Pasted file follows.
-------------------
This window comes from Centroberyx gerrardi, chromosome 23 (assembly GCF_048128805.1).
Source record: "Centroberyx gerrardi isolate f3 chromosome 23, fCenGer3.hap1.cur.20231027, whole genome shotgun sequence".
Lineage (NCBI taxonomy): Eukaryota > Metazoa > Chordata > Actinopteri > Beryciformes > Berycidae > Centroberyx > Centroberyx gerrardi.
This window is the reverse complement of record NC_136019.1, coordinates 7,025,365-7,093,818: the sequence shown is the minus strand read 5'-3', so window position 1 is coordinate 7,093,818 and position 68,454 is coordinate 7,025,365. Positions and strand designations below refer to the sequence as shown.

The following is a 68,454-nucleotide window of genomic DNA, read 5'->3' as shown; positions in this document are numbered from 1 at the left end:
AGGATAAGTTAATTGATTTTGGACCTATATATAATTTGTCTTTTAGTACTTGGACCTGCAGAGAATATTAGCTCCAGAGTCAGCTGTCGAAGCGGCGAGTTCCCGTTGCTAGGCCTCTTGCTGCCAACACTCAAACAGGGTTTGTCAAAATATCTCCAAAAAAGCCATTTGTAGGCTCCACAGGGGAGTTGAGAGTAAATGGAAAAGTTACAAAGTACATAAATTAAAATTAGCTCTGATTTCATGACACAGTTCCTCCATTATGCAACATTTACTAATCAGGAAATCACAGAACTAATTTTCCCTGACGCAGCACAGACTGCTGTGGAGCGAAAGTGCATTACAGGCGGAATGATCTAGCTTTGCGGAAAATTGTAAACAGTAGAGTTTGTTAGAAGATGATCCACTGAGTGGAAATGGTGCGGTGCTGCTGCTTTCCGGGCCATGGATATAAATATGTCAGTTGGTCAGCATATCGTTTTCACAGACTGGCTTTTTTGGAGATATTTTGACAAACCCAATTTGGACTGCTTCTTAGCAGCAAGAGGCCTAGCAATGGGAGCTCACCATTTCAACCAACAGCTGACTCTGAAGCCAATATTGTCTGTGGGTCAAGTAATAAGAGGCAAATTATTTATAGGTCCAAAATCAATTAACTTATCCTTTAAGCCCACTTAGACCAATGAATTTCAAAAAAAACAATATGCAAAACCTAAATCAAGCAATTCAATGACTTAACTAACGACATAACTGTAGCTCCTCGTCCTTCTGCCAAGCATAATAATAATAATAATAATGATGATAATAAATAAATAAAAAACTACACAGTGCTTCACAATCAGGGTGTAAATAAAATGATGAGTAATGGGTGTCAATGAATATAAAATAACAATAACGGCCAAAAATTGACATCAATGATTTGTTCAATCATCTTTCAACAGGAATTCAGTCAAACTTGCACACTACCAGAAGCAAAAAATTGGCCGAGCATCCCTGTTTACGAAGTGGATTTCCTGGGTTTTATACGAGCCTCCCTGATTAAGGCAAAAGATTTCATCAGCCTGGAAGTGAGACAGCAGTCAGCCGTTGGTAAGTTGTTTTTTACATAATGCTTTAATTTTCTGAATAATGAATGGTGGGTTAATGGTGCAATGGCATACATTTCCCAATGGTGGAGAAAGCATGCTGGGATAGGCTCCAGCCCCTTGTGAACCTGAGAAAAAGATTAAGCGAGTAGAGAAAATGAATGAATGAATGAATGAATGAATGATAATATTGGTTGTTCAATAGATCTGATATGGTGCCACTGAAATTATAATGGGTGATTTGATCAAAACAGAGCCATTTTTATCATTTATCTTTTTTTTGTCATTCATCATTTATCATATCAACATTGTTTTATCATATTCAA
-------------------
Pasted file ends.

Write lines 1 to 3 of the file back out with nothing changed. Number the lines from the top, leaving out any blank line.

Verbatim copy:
This window comes from Centroberyx gerrardi, chromosome 23 (assembly GCF_048128805.1).
Source record: "Centroberyx gerrardi isolate f3 chromosome 23, fCenGer3.hap1.cur.20231027, whole genome shotgun sequence".
Lineage (NCBI taxonomy): Eukaryota > Metazoa > Chordata > Actinopteri > Beryciformes > Berycidae > Centroberyx > Centroberyx gerrardi.